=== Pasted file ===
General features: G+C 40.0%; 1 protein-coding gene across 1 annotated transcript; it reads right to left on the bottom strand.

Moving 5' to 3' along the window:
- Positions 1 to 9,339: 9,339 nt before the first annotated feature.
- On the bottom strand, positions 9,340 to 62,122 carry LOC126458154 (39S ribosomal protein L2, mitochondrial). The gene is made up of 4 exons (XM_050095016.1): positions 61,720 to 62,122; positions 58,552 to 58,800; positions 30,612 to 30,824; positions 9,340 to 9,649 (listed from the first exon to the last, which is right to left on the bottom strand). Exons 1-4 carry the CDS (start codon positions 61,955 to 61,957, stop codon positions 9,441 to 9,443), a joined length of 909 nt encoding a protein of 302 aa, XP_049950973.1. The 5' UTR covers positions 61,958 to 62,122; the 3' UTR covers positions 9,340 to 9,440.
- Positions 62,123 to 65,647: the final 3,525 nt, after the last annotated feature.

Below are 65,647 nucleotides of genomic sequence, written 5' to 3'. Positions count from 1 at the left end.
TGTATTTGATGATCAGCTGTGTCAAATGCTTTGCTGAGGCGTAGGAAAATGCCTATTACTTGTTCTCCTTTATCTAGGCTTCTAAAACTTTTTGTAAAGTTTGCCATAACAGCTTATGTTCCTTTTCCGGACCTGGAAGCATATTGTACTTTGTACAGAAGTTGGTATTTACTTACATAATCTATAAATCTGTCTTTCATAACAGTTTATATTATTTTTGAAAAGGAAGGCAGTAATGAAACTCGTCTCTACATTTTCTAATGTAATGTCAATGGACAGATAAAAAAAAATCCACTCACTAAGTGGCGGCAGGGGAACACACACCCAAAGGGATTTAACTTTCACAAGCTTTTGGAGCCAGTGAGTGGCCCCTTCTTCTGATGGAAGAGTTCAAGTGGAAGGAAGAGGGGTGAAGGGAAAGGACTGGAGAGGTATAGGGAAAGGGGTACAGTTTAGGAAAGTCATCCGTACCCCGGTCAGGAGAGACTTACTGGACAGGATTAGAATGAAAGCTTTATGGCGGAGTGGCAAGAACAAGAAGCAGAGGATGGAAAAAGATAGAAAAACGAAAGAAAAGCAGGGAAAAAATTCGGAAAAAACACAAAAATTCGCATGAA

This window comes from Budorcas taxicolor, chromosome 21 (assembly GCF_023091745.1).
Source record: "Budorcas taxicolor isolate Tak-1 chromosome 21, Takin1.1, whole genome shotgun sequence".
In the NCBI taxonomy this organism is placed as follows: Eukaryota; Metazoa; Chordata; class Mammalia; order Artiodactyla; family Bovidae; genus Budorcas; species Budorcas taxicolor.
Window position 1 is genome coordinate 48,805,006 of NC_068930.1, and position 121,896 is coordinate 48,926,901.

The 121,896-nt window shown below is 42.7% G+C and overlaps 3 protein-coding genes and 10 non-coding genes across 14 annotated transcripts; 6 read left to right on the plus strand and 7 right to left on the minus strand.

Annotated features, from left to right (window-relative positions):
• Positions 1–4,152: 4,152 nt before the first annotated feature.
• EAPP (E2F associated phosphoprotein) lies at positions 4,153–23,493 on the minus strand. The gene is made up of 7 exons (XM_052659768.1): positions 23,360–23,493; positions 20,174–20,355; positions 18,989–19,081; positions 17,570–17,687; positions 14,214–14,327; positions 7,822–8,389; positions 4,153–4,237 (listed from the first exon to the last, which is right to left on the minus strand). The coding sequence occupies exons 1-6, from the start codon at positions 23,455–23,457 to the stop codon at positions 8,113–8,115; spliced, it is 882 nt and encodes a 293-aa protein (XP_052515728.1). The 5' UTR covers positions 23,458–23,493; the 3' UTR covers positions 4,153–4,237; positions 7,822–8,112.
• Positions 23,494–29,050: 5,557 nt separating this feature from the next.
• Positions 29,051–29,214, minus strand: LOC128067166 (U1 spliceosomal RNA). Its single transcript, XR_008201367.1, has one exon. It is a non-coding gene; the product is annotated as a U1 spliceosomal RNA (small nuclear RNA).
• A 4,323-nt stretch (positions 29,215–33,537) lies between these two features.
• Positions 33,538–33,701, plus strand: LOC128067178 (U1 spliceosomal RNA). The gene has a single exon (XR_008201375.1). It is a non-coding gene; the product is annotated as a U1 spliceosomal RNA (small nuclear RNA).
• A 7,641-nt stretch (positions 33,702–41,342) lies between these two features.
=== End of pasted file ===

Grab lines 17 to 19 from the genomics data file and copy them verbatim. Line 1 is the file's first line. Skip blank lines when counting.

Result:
• Positions 29,051–29,214, minus strand: LOC128067166 (U1 spliceosomal RNA). Its single transcript, XR_008201367.1, has one exon. It is a non-coding gene; the product is annotated as a U1 spliceosomal RNA (small nuclear RNA).
• A 4,323-nt stretch (positions 29,215–33,537) lies between these two features.
• Positions 33,538–33,701, plus strand: LOC128067178 (U1 spliceosomal RNA). The gene has a single exon (XR_008201375.1). It is a non-coding gene; the product is annotated as a U1 spliceosomal RNA (small nuclear RNA).